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This weeks post features  the introduction from the book "Solutions: Enough complaining...."

May 21, 2021 Introduction

Solutions is the culmination of articles and observations that I have written and/or made over the past ten to fifteen years. The aforementioned-articles and observations pertain mainly to American culture, economy, civility (or lack thereof), equity and equality, but did at times extend to the world, when applicable. The catalysts for my observations came about when hearing tales of some theoretical world, as described by current and former political, social, economic leaders and more. The catalysts for the articles I have pinned, while stemming from the same sources referenced in the previous sentence were the seemingly apparent contradiction(s) that exist between any given leader’s words and what was observable in the real world: In 2018, claims like “The economy is doing great. . .” sound quite empty when 50 percent of the American work force makes thirty thousand dollars or less per year. America’s first black president receiving the Nobel Peace Prize before taking America from two wars (one illegal, immoral and unjustifiable) to seven wars . . . and the Nobel committee not rescinding their award.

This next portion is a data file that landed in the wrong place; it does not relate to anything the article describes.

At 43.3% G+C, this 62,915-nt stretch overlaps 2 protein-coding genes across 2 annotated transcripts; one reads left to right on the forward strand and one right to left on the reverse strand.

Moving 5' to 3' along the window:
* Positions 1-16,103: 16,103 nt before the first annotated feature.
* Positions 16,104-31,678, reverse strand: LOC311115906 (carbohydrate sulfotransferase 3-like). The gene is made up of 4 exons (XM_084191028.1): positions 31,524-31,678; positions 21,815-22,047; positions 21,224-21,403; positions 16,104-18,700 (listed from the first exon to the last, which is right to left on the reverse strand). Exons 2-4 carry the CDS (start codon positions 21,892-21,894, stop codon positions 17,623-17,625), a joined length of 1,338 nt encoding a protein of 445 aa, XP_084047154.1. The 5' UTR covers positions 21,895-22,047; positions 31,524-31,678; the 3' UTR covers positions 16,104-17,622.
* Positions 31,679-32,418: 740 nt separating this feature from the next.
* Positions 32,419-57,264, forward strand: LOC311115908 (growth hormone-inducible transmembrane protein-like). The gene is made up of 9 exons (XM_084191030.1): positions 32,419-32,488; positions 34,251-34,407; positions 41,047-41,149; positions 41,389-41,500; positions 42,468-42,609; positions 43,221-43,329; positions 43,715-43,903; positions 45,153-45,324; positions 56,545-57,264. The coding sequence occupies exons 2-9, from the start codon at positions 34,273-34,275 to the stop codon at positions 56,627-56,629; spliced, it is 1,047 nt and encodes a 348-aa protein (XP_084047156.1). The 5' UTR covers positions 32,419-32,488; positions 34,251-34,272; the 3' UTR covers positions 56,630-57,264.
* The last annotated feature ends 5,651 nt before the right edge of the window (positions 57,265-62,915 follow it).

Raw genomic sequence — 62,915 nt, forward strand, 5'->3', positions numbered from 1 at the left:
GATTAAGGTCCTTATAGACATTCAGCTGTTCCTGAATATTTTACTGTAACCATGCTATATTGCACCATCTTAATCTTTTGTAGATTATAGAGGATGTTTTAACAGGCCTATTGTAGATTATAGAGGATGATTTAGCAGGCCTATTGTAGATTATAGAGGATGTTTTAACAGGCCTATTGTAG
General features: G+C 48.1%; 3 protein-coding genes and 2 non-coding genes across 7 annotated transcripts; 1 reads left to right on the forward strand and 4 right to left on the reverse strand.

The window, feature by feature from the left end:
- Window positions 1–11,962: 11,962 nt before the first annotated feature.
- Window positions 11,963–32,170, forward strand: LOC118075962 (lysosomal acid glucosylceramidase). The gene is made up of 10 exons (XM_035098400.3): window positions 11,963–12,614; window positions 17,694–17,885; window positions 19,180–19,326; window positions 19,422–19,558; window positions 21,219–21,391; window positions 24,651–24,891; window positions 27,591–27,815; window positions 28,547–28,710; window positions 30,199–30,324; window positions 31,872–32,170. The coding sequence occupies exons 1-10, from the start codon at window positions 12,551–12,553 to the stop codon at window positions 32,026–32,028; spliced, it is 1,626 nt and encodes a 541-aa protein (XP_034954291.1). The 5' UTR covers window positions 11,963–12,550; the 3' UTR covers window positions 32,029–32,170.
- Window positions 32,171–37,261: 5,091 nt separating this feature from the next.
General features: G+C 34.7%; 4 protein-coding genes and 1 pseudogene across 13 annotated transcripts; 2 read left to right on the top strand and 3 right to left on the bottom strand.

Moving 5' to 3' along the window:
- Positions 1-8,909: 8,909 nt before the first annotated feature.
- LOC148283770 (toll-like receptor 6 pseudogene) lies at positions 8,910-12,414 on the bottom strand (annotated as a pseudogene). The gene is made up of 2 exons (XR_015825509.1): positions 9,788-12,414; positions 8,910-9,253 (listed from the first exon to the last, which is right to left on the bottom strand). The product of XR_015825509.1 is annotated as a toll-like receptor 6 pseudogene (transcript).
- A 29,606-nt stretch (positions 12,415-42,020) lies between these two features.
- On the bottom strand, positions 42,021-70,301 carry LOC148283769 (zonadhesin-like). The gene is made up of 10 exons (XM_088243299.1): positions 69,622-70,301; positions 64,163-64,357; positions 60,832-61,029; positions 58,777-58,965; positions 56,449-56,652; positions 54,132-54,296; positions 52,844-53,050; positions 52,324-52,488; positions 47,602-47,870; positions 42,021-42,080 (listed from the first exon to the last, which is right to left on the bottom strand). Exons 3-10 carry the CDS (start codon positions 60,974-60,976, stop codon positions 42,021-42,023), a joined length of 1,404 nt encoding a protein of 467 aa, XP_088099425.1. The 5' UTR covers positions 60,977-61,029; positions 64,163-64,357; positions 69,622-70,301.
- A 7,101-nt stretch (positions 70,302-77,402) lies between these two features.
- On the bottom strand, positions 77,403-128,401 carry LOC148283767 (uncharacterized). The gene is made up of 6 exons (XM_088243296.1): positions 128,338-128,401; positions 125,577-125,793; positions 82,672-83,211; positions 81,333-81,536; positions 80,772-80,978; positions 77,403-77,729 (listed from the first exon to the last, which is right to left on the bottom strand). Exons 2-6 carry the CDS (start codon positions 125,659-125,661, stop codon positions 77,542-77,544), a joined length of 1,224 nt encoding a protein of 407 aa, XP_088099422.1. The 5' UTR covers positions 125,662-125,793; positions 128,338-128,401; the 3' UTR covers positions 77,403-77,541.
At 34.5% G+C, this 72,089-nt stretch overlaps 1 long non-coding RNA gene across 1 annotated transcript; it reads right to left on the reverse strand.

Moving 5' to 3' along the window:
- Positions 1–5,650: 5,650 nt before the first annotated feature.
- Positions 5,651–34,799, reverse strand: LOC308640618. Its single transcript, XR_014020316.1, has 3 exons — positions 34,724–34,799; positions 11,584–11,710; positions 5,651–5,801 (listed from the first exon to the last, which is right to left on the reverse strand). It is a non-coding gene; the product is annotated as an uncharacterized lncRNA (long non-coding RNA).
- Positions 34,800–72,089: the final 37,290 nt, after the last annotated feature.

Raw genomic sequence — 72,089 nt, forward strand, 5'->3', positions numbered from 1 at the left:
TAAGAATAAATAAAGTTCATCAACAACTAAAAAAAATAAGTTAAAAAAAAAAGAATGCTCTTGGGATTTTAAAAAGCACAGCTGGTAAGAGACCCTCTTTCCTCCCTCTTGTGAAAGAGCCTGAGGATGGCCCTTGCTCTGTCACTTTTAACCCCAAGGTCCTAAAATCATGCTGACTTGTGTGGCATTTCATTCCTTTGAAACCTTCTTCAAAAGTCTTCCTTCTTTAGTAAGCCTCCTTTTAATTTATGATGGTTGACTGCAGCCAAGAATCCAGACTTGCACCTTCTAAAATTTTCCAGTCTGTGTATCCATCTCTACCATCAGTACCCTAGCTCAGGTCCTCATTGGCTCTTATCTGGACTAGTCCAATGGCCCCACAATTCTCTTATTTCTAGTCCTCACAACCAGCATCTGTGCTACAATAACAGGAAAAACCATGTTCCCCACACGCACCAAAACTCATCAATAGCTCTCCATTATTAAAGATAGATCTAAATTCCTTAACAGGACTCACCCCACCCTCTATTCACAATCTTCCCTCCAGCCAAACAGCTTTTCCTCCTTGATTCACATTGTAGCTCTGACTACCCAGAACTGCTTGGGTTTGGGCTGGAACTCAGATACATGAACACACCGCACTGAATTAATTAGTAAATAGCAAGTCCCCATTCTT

Though, I have historically felt a certain bias toward one end of the political, social and economic spectrum, I believe that my current beliefs are relevant to a majority of Americans. And, while absolute proof of the allegations I set forth in this book may be improbable or even impossible to provide, I submit that a simple comparison of the words coming out of one’s current and favorite leader with the world in which one lives will reveal a stark divergence. Whether that most-favored leader be local, regional or national, skepticism of their promises, claims or assertions can only further a quest for the truth. Scrutinization of campaign promises, policies and voting records will only lead to better leadership that is more representative than the current offering.